• More than a third of traditional buyers will consider home sharing or pre-owned home furnishings if it comes with certification from a reputable brand.
  • The role of brand in the collaborative economy presents an opportunity for large brands to take advantage by marketing on trust or partnering with sharing services to leverage their brand.
  • 78% of sharers indicated that convenience is the most popular reason for using shared services.
  • Across all age groups, about a third of would-be buyers are swayed to consider sharing services if they offer conveniences like next-day delivery or a concierge to provide advice.
  • Convenience is a factor that established brands can compete on, with value-added services that create efficiencies, on-demand access to products and services, mobile apps, and even the sale of locally-sourced and crafted products.
  • Technologies that underpin the collaborative economy decouple convenience from location to an unprecedented degree, yet we found that the desire for local goods was more powerful in driving sharers to buy than in driving buyers to share. As sharing services grow, they will become disassociated with local communities and traditional businesses may be in a better position to provide the convenience of local goods that appeal to community-minded sharers.

The infographic below shares other highlights from the report.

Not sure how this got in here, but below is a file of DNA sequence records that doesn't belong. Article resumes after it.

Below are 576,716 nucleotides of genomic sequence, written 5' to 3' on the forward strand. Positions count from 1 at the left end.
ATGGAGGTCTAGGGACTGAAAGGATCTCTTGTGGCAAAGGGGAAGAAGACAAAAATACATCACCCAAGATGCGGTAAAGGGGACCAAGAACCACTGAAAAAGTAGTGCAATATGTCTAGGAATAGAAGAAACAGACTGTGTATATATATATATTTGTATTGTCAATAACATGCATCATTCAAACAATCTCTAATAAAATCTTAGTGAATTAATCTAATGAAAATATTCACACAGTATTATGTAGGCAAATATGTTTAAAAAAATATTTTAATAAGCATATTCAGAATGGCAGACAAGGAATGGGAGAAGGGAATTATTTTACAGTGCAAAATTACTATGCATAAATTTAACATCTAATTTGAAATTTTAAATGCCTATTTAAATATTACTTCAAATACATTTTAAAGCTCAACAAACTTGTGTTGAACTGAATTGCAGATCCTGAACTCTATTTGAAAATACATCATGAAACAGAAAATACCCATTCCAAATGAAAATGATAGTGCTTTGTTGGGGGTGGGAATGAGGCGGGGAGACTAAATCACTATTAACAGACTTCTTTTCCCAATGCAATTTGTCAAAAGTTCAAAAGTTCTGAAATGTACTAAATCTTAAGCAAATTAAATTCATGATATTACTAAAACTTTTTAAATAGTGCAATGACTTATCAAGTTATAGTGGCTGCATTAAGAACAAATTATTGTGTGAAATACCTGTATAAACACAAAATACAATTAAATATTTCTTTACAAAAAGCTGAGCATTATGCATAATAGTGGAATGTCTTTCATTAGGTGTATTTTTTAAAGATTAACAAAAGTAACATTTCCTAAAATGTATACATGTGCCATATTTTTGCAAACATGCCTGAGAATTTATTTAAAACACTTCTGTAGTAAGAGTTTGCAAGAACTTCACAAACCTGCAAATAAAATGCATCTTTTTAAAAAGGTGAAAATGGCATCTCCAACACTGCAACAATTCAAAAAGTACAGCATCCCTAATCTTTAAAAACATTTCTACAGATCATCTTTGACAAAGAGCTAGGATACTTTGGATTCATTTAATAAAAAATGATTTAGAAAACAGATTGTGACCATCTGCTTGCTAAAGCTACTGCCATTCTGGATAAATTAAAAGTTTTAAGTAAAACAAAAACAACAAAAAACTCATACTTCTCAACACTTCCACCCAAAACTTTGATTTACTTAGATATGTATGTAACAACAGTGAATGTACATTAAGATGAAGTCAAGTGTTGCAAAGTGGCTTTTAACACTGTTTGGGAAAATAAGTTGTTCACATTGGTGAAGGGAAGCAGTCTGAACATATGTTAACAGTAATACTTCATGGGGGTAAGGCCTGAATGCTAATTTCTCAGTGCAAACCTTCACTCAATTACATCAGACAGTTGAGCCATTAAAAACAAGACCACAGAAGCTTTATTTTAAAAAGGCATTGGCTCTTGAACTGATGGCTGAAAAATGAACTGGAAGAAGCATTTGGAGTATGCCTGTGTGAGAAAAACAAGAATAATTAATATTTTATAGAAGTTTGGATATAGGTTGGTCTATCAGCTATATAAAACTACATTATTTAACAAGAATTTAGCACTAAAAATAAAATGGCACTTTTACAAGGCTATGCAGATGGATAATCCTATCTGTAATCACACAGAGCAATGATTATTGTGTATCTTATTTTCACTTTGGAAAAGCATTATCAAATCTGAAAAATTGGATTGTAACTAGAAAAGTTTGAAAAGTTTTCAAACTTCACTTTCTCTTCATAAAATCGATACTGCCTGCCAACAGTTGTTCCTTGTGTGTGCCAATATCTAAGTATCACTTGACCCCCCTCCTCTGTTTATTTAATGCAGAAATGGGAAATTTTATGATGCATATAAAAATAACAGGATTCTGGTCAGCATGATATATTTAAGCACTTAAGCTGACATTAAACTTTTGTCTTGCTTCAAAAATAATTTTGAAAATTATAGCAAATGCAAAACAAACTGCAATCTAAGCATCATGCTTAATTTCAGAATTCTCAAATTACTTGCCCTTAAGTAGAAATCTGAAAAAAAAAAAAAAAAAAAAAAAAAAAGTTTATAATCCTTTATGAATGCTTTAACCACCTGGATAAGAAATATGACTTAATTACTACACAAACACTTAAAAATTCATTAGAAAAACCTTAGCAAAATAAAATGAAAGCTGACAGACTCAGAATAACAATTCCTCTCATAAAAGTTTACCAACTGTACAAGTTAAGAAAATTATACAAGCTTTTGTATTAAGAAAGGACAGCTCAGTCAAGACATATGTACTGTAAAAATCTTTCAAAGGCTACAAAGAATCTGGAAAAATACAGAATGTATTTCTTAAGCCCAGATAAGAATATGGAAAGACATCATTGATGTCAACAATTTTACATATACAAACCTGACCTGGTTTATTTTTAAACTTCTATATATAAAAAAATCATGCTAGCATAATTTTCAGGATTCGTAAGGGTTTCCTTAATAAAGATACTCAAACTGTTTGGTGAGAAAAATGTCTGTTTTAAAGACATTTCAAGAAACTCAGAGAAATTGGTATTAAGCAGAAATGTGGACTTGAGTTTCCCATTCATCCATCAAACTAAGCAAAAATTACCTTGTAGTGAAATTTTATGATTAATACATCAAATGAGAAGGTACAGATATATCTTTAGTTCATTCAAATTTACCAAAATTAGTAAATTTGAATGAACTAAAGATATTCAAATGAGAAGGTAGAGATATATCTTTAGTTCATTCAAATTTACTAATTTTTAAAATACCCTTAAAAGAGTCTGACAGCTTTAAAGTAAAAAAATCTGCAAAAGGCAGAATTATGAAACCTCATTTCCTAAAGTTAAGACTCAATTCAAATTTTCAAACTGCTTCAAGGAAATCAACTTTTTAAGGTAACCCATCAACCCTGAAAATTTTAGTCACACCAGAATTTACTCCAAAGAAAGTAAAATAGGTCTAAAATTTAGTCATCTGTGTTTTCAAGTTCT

This is a critical read for anyone doing, or planning to do business in the Collaborative Economy. My only criticism (and hopefully an area of coverage in the next wave) is that the report really doesn’t touch on the emerging role of Customer as Creator (Maker) and the value creation that is happening between customers and companies when customers help create the product vs. just sharing goods and assets.

You can download the full report here:
https://www.visioncritical.com/resources/new-rules-collaborative-economy/

If you are interested in more information about how brands are evolving to engage in the Collaborative Economy, I would also suggest:
Brands & The Collaborative Economy Report Preview (Structure3C)

Thoughts on the State of Community Management 2015 Report

Last week my friends and colleagues at The Community Roundtable released their annual “State of Community Management” report. This is the fifth year for the report, and the Roundtable team surveyed over 200 global organizations.

Key Points & Findings include:

  • An overview of the excellent Community Maturity model, as well as case studies on ho Microsoft and Johnson Controls have extended the model for internal use.
  • Organizations are still struggling to show ROI (less than 50% in Best In Class organizations).
  • Community Management, as a role and discipline, needs more internal investment and support.
  • Advocacy program need to mature beyond the “MVP Model”.
  • Findings on programming to boost community engagement.

You can view the executive summary here:

And register for the full report here.

I recommend taking the time to download and read the full report.

While at Forum One, I published a similar report in 2008. It’s interesting to note the places where the understanding of the practices and discipline of Community Management have advanced, and where progress seems slower (ROI, Organizational Structure).

I’d love to hear your thoughts and comments! What is your take on the State of Community Management?